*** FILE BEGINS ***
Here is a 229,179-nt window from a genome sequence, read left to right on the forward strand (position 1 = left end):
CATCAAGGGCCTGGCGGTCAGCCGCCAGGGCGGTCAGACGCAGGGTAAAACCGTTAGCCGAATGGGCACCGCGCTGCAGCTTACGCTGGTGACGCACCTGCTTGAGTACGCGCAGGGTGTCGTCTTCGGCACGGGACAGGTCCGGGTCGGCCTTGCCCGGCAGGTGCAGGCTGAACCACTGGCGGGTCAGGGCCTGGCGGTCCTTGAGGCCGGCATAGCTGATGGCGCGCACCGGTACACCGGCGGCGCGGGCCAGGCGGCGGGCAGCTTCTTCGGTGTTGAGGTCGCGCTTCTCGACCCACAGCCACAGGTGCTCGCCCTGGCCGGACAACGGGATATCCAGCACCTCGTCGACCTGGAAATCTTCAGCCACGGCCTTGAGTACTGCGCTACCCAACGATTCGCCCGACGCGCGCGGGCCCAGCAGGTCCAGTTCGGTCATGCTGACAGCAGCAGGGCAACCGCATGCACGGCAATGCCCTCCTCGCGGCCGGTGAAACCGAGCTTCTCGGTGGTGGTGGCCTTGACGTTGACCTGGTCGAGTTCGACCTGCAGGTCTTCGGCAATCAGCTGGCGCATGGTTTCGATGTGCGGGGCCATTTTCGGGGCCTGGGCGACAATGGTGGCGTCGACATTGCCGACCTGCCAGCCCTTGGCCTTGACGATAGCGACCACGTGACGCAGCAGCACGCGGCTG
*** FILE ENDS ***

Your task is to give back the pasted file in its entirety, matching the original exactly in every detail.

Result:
Here is a 229,179-nt window from a genome sequence, read left to right on the forward strand (position 1 = left end):
CATCAAGGGCCTGGCGGTCAGCCGCCAGGGCGGTCAGACGCAGGGTAAAACCGTTAGCCGAATGGGCACCGCGCTGCAGCTTACGCTGGTGACGCACCTGCTTGAGTACGCGCAGGGTGTCGTCTTCGGCACGGGACAGGTCCGGGTCGGCCTTGCCCGGCAGGTGCAGGCTGAACCACTGGCGGGTCAGGGCCTGGCGGTCCTTGAGGCCGGCATAGCTGATGGCGCGCACCGGTACACCGGCGGCGCGGGCCAGGCGGCGGGCAGCTTCTTCGGTGTTGAGGTCGCGCTTCTCGACCCACAGCCACAGGTGCTCGCCCTGGCCGGACAACGGGATATCCAGCACCTCGTCGACCTGGAAATCTTCAGCCACGGCCTTGAGTACTGCGCTACCCAACGATTCGCCCGACGCGCGCGGGCCCAGCAGGTCCAGTTCGGTCATGCTGACAGCAGCAGGGCAACCGCATGCACGGCAATGCCCTCCTCGCGGCCGGTGAAACCGAGCTTCTCGGTGGTGGTGGCCTTGACGTTGACCTGGTCGAGTTCGACCTGCAGGTCTTCGGCAATCAGCTGGCGCATGGTTTCGATGTGCGGGGCCATTTTCGGGGCCTGGGCGACAATGGTGGCGTCGACATTGCCGACCTGCCAGCCCTTGGCCTTGACGATAGCGACCACGTGACGCAGCAGCACGCGGCTG